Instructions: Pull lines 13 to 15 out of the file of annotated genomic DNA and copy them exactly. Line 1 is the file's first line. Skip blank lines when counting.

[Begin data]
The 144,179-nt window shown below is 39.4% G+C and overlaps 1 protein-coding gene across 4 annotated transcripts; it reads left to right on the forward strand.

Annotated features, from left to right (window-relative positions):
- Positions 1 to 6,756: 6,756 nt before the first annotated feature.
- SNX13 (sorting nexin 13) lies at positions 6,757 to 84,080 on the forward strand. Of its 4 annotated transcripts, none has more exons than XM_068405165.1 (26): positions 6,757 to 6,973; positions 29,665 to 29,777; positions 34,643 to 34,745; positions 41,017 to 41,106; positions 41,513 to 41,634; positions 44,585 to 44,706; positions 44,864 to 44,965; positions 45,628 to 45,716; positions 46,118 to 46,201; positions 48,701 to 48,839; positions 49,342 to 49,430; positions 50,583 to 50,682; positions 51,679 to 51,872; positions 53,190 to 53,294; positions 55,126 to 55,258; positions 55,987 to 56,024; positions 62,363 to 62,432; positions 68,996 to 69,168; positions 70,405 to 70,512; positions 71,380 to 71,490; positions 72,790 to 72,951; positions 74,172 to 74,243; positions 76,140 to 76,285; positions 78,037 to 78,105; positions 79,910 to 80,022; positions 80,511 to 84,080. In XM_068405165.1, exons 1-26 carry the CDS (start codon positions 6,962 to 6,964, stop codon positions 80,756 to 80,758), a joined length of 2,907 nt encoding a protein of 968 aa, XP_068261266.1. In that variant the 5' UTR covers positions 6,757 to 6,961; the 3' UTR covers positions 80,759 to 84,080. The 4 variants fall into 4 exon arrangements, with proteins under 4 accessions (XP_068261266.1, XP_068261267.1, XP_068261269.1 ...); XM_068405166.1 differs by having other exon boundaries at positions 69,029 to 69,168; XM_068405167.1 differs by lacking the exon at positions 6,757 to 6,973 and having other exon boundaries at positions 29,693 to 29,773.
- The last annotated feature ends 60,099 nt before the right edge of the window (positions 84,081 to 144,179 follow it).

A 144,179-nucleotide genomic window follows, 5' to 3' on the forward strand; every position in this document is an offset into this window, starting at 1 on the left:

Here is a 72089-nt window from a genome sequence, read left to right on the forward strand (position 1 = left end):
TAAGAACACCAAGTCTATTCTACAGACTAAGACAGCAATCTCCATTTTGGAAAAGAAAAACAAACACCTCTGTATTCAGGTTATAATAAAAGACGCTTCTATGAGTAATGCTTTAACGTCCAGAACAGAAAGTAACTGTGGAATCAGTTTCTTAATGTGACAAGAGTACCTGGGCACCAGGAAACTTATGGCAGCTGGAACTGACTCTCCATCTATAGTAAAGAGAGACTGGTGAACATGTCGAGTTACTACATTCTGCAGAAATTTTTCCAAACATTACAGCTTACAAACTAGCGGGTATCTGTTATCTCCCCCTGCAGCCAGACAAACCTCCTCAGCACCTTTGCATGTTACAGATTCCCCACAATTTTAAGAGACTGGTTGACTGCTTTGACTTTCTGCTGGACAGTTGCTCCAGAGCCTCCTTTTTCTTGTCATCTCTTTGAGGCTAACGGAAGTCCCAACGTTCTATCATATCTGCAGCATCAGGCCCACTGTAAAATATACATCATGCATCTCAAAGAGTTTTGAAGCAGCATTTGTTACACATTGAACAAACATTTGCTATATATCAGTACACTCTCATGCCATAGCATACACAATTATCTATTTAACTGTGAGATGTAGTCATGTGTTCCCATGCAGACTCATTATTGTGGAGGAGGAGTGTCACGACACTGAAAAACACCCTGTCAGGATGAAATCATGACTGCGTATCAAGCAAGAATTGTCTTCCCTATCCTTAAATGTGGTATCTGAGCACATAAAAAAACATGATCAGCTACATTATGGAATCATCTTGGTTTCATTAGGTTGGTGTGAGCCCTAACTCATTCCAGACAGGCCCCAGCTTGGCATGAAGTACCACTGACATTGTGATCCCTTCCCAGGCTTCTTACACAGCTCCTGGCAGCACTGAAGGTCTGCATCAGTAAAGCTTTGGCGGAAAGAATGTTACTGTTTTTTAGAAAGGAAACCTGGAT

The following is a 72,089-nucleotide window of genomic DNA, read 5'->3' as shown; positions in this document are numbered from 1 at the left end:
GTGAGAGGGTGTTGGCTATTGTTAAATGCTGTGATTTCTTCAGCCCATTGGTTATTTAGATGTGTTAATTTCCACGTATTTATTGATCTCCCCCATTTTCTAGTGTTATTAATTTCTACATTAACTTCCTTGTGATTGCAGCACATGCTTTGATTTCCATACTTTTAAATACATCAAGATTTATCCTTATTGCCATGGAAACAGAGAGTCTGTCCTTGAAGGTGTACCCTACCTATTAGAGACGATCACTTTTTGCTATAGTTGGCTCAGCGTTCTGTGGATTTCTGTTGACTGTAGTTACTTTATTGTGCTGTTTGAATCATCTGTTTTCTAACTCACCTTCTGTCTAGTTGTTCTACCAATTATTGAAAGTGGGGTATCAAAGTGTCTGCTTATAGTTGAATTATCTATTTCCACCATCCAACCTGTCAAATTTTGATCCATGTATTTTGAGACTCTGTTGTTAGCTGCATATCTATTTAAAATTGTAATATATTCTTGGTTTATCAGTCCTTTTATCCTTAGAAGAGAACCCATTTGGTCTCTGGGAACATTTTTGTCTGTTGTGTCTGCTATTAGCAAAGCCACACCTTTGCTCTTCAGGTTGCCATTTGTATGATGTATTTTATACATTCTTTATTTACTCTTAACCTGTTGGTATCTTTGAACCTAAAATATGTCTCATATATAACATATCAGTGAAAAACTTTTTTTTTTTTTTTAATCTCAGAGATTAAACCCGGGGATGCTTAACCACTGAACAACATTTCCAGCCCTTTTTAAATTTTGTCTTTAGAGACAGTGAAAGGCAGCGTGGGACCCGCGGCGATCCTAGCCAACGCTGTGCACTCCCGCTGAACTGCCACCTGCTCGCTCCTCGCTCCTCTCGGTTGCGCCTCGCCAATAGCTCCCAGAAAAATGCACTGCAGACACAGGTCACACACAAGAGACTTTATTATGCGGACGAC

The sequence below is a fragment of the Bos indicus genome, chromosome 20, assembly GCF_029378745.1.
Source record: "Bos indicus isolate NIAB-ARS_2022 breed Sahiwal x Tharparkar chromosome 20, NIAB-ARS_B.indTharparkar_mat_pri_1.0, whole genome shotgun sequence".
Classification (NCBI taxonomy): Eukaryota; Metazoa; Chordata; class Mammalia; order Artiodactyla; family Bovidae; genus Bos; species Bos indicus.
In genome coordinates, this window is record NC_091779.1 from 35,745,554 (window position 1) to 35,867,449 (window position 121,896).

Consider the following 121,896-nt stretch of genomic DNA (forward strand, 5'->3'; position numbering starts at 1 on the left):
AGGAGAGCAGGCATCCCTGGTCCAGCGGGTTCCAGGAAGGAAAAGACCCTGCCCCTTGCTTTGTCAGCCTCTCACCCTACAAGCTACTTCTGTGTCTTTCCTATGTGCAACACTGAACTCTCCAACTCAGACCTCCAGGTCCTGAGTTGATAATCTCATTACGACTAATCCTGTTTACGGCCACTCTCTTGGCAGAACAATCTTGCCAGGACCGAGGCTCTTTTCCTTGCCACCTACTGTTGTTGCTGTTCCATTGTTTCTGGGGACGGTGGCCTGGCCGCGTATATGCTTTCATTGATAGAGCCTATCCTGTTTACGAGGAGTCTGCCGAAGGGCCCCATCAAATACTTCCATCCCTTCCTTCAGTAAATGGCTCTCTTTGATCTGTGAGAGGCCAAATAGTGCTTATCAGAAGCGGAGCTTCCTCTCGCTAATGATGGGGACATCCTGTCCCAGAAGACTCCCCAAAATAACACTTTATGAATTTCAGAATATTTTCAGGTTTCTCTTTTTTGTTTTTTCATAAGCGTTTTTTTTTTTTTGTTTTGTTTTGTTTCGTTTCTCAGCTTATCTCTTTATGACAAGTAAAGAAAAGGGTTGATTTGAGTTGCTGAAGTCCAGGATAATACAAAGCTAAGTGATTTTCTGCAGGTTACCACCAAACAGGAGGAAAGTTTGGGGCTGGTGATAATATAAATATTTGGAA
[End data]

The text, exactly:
Classification (NCBI taxonomy): Eukaryota; Metazoa; Chordata; class Mammalia; order Artiodactyla; family Bovidae; genus Bos; species Bos indicus.
In genome coordinates, this window is record NC_091779.1 from 35,745,554 (window position 1) to 35,867,449 (window position 121,896).

Consider the following 121,896-nt stretch of genomic DNA (forward strand, 5'->3'; position numbering starts at 1 on the left):